The building owner or landlord needs to be brought into the initial discussions as well, says Castner. He adds that architects often step in as a go-between for scientists who need to concentrate on their research, and building owners who are concerned with the cost of a project. “We kind of work between the two to make sure that everyone's speaking the same language, if you will—translating it back and forth.”

Tierney also agrees that having a monitoring systems expert on the team is a good way for lab managers and staff to select the best kind of system for their facility. “It’s not a finite list of questions they can ask [about] what they really need—it’s somebody with a lot of experience, a consultant to help bring those two parties together.” Most labs don’t have an unlimited budget, and therefore it’s crucial for lab managers and building owners to be very clear about what they want so that professionals can help them select the best monitoring system for the job. “If you don't do the right things up front, and you do not ask the right questions, you will end up with a situation … where [you are] at the end of it and you go live, you are not quite satisfied,” he says. 

Selecting the right remote monitoring system

While lab managers and building owners don’t necessarily need to have the exact remote monitoring system picked out when they bring on an architect or another design/build representative, they should at least have a basic idea of what capacities they will need in their system. “For example, security control, understanding how you're going to secure the space, is going to not only identify or help inform how that monitoring system is going to operate, but it's going to help inform how the entire lab is going to operate in general. So, we need to know that as soon as possible,” says Castner. “Identifying which systems we're going to need without having a specific product in mind is something that we would want to identify early on. But then choosing one specific vendor or brand wouldn't need to happen until later on in the process of design.”

Remote monitoring systems are just one of the factors that need to be considered when the design plan for a new or renovated lab is being developed. The size and placement of equipment within the lab is the first thing that design/build teams will likely ask for when they meet with a lab management team. Remote monitoring systems are included in that list of equipment. The requirements for all of these different pieces of equipment and monitoring systems will help determine the number of outlets or receptacles in the space, and the overall flexibility of the design. “We're typically putting electric raceways everywhere because there's such a higher demand for power in a laboratory versus any other type of space, and the raceway really allows for that flexibility,” says Castner, adding that the cost of installing an outlet later on for a major piece of equipment such as a minus 80 freezer may be very difficult and costly. “You have a monitoring system that's detecting the temperature inside the unit. But not only that, the unit itself that's sitting in the space is generating a whole bunch of heat for the room. So that informs how warm that room is going to get, which will ultimately affect the controls for the room itself, which are up in the ceiling. So, all of those conversations have to be had very early on in the process.”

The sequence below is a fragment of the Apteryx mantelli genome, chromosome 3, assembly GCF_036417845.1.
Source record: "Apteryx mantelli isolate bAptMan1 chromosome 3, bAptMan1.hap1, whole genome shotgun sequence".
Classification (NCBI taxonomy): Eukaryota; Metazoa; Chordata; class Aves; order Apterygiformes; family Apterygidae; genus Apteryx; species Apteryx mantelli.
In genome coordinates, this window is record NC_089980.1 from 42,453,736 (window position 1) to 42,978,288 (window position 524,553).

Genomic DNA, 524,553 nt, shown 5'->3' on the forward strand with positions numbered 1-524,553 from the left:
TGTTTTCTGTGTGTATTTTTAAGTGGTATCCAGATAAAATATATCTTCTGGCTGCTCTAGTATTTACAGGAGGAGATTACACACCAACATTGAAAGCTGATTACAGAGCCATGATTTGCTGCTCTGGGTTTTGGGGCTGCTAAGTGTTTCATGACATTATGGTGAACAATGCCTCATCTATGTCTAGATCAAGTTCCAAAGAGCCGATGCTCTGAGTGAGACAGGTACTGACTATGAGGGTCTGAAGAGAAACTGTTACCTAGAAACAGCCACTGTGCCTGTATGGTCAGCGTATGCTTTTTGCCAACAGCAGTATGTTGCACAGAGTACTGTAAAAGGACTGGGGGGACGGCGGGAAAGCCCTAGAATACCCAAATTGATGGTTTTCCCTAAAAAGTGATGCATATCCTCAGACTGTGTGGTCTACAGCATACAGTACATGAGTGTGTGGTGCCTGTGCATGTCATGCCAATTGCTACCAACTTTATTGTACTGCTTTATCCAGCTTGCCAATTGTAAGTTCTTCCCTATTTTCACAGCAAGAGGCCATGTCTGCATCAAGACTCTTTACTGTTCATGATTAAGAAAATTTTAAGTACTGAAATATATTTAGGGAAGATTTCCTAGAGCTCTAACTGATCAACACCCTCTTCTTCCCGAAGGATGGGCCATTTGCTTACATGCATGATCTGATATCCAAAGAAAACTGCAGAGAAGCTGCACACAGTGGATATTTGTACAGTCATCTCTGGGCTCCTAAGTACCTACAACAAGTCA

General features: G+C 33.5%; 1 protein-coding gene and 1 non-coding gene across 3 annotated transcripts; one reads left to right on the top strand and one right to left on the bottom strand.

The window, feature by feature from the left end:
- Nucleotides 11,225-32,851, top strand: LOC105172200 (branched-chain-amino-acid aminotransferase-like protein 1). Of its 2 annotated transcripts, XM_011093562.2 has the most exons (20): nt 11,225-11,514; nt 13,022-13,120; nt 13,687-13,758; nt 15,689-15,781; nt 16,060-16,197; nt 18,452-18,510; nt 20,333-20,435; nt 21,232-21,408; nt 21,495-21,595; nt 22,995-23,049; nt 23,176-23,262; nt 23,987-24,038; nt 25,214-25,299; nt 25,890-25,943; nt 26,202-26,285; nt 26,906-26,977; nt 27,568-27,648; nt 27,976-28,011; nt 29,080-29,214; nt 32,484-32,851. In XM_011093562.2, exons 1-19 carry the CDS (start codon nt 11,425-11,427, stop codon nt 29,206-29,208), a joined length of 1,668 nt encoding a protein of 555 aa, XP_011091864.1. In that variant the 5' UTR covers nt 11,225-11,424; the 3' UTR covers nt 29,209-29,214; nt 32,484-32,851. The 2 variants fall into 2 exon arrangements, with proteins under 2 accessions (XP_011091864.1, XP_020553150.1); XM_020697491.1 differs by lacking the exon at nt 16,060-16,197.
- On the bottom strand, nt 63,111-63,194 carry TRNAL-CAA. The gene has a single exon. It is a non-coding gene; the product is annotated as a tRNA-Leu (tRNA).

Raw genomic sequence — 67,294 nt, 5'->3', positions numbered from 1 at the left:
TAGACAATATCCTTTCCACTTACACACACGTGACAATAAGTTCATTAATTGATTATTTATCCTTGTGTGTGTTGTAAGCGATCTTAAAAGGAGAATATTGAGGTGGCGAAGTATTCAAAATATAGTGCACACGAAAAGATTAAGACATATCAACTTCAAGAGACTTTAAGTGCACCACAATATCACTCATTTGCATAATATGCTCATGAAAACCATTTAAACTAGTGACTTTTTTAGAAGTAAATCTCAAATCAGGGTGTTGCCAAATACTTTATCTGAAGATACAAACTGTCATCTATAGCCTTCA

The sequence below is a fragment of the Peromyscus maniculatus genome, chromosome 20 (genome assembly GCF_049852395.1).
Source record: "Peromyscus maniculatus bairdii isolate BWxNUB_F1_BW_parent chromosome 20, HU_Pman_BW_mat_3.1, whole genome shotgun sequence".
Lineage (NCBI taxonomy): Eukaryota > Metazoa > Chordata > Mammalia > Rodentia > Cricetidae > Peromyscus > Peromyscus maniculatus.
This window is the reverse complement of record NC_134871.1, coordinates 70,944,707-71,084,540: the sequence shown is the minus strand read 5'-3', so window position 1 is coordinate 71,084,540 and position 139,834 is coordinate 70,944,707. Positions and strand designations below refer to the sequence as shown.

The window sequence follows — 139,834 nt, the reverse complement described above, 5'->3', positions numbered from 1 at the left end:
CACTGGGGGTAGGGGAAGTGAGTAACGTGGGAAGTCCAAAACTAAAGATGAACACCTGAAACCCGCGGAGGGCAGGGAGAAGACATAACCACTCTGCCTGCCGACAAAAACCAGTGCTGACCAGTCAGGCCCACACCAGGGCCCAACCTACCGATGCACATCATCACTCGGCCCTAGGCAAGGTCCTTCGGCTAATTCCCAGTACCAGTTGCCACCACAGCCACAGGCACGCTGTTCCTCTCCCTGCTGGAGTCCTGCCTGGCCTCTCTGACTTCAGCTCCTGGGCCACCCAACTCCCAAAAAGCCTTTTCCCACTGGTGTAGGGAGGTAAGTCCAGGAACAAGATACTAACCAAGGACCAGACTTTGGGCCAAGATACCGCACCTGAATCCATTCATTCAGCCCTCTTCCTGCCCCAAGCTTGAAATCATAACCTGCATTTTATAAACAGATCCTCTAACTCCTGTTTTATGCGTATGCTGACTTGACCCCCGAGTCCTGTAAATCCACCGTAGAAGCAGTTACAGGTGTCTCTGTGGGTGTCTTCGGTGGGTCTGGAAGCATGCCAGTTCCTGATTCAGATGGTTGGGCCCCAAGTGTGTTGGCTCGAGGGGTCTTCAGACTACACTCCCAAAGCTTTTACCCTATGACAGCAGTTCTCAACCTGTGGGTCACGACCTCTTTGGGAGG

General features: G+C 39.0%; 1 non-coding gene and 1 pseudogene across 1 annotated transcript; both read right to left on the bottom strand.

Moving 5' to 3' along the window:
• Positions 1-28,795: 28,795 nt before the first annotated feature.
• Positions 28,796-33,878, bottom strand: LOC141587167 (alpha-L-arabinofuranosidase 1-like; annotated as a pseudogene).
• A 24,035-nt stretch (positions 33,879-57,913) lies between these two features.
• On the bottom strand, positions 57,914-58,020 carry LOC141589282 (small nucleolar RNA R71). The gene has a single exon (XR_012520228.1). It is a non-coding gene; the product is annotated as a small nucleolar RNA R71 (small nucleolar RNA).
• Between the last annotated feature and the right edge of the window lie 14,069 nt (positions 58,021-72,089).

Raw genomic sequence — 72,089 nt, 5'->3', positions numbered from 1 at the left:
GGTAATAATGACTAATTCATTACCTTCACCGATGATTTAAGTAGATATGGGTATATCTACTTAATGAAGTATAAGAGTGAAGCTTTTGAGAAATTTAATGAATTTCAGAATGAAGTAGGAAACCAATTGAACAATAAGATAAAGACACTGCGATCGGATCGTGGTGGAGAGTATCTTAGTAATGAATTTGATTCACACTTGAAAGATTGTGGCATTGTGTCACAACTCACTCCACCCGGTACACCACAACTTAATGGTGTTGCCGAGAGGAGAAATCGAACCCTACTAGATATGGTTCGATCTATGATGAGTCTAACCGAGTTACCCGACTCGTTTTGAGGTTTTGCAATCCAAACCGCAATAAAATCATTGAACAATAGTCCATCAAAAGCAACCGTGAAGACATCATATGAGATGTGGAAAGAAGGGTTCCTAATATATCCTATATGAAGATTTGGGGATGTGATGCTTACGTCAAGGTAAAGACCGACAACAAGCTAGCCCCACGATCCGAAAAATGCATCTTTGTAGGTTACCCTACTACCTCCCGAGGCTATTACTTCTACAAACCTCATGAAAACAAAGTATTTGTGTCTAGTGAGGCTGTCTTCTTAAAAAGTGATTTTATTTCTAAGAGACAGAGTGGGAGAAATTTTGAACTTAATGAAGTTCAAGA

Tierney also says that flexibility is of major importance when designing a lab that will accommodate a remote monitoring system. “If you can leave a proper foundation of a system as early as possible, just find a system that's flexible enough to go with you,” he says. “Lab space is the most expensive per square footage of anything. It's not the people, it's not the equipment, it's the actual lab space itself. So, if you have a room and you have space, then you can even afterwards retrofit anything you want to it, but it could be a little bit more expensive.”